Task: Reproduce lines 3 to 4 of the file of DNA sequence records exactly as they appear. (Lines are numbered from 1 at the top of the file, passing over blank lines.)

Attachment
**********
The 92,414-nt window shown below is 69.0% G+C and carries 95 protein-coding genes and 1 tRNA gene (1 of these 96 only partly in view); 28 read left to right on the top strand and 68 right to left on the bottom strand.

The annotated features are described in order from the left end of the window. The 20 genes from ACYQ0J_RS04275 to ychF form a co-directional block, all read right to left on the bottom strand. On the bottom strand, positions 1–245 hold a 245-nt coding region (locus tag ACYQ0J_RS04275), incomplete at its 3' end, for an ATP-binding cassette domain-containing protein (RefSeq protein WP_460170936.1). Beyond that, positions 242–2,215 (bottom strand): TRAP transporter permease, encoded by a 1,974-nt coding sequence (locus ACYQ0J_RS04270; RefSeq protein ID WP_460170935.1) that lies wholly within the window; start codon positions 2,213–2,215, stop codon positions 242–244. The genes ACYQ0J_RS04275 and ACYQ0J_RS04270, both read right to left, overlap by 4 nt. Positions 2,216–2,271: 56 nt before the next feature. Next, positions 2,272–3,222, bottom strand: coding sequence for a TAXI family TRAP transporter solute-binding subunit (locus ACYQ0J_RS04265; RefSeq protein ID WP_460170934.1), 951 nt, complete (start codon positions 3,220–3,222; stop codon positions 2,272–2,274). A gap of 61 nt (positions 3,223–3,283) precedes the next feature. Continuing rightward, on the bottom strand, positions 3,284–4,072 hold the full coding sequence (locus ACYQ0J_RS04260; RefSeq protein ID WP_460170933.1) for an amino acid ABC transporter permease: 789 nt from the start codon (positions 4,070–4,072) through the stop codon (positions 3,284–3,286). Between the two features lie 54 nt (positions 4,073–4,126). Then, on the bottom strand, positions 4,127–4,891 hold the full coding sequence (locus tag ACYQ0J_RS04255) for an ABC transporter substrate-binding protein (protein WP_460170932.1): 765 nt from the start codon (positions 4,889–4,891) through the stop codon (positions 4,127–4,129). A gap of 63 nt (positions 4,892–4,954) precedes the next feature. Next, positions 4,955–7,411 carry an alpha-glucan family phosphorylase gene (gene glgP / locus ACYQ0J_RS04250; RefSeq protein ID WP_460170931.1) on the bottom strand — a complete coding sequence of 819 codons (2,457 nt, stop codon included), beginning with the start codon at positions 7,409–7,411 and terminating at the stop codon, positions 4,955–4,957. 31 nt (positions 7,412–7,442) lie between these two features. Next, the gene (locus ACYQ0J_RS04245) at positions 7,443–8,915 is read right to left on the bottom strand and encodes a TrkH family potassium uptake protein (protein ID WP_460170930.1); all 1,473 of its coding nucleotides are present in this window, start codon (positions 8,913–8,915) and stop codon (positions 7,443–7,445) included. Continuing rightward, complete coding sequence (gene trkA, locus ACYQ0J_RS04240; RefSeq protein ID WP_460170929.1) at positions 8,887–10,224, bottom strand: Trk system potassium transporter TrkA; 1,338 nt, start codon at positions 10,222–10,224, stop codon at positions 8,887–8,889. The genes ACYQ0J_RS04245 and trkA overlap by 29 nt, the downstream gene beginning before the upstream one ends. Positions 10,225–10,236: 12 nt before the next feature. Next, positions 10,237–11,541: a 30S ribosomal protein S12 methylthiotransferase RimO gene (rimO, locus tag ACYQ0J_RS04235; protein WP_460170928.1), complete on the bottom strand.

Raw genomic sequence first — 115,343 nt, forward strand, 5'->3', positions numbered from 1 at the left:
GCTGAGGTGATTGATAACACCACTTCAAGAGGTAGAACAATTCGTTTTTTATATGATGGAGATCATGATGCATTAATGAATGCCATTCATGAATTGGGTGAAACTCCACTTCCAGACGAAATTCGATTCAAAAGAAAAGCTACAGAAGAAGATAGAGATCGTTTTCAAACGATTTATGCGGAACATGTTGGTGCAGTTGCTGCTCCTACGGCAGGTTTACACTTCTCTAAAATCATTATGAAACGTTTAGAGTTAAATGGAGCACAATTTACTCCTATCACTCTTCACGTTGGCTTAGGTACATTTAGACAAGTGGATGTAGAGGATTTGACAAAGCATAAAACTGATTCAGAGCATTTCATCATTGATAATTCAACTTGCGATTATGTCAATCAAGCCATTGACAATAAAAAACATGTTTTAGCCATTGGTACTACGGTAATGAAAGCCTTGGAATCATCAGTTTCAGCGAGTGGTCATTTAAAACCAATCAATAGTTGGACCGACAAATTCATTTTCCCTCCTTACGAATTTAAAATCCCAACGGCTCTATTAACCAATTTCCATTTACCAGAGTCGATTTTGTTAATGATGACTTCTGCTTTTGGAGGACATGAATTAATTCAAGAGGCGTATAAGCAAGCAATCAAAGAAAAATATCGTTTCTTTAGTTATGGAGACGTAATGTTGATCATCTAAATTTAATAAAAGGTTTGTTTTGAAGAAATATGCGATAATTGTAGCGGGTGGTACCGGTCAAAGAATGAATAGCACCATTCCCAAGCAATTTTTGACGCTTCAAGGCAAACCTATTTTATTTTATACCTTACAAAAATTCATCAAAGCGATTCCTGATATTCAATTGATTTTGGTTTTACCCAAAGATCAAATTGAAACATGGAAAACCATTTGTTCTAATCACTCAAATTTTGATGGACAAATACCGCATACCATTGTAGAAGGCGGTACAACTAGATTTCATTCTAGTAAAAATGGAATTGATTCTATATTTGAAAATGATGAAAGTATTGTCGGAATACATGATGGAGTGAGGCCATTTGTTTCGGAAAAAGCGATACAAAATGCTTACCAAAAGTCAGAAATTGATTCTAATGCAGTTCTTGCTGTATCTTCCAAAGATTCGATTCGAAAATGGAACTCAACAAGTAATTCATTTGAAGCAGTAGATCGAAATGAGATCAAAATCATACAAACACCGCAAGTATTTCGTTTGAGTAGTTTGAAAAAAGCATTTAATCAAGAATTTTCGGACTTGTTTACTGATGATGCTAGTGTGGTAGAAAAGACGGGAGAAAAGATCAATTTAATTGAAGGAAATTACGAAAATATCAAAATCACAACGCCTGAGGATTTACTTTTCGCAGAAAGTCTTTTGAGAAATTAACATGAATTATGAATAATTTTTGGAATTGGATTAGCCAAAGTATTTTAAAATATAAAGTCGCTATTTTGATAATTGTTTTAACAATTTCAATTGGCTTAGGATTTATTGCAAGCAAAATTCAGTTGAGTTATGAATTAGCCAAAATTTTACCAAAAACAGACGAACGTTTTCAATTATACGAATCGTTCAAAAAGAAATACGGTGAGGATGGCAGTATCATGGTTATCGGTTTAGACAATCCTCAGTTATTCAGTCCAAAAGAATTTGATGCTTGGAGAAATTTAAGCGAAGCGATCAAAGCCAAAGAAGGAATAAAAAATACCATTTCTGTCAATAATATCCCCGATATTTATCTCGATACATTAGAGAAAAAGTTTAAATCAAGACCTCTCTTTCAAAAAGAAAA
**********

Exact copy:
Raw genomic sequence first — 115,343 nt, forward strand, 5'->3', positions numbered from 1 at the left:
GCTGAGGTGATTGATAACACCACTTCAAGAGGTAGAACAATTCGTTTTTTATATGATGGAGATCATGATGCATTAATGAATGCCATTCATGAATTGGGTGAAACTCCACTTCCAGACGAAATTCGATTCAAAAGAAAAGCTACAGAAGAAGATAGAGATCGTTTTCAAACGATTTATGCGGAACATGTTGGTGCAGTTGCTGCTCCTACGGCAGGTTTACACTTCTCTAAAATCATTATGAAACGTTTAGAGTTAAATGGAGCACAATTTACTCCTATCACTCTTCACGTTGGCTTAGGTACATTTAGACAAGTGGATGTAGAGGATTTGACAAAGCATAAAACTGATTCAGAGCATTTCATCATTGATAATTCAACTTGCGATTATGTCAATCAAGCCATTGACAATAAAAAACATGTTTTAGCCATTGGTACTACGGTAATGAAAGCCTTGGAATCATCAGTTTCAGCGAGTGGTCATTTAAAACCAATCAATAGTTGGACCGACAAATTCATTTTCCCTCCTTACGAATTTAAAATCCCAACGGCTCTATTAACCAATTTCCATTTACCAGAGTCGATTTTGTTAATGATGACTTCTGCTTTTGGAGGACATGAATTAATTCAAGAGGCGTATAAGCAAGCAATCAAAGAAAAATATCGTTTCTTTAGTTATGGAGACGTAATGTTGATCATCTAAATTTAATAAAAGGTTTGTTTTGAAGAAATATGCGATAATTGTAGCGGGTGGTACCGGTCAAAGAATGAATAGCACCATTCCCAAGCAATTTTTGACGCTTCAAGGCAAACCTATTTTATTTTATACCTTACAAAAATTCATCAAAGCGATTCCTGATATTCAATTGATTTTGGTTTTACCCAAAGATCAAATTGAAACATGGAAAACCATTTGTTCTAATCACTCAAATTTTGATGGACAAATACCGCATACCATTGTAGAAGGCGGTACAACTAGATTTCATTCTAGTAAAAATGGAATTGATTCTATATTTGAAAATGATGAAAGTATTGTCGGAATACATGATGGAGTGAGGCCATTTGTTTCGGAAAAAGCGATACAAAATGCTTACCAAAAGTCAGAAATTGATTCTAATGCAGTTCTTGCTGTATCTTCCAAAGATTCGATTCGAAAATGGAACTCAACAAGTAATTCATTTGAAGCAGTAGATCGAAATGAGATCAAAATCATACAAACACCGCAAGTATTTCGTTTGAGTAGTTTGAAAAAAGCATTTAATCAAGAATTTTCGGACTTGTTTACTGATGATGCTAGTGTGGTAGAAAAGACGGGAGAAAAGATCAATTTAATTGAAGGAAATTACGAAAATATCAAAATCACAACGCCTGAGGATTTACTTTTCGCAGAAAGTCTTTTGAGAAATTAACATGAATTATGAATAATTTTTGGAATTGGATTAGCCAAAGTATTTTAAAATATAAAGTCGCTATTTTGATAATTGTTTTAACAATTTCAATTGGCTTAGGATTTATTGCAAGCAAAATTCAGTTGAGTTATGAATTAGCCAAAATTTTACCAAAAACAGACGAACGTTTTCAATTATACGAATCGTTCAAAAAGAAATACGGTGAGGATGGCAGTATCATGGTTATCGGTTTAGACAATCCTCAGTTATTCAGTCCAAAAGAATTTGATGCTTGGAGAAATTTAAGCGAAGCGATCAAAGCCAAAGAAGGAATAAAAAATACCATTTCTGTCAATAATATCCCCGATATTTATCTCGATACATTAGAGAAAAAGTTTAAATCAAGACCTCTCTTTCAAAAAGAAAA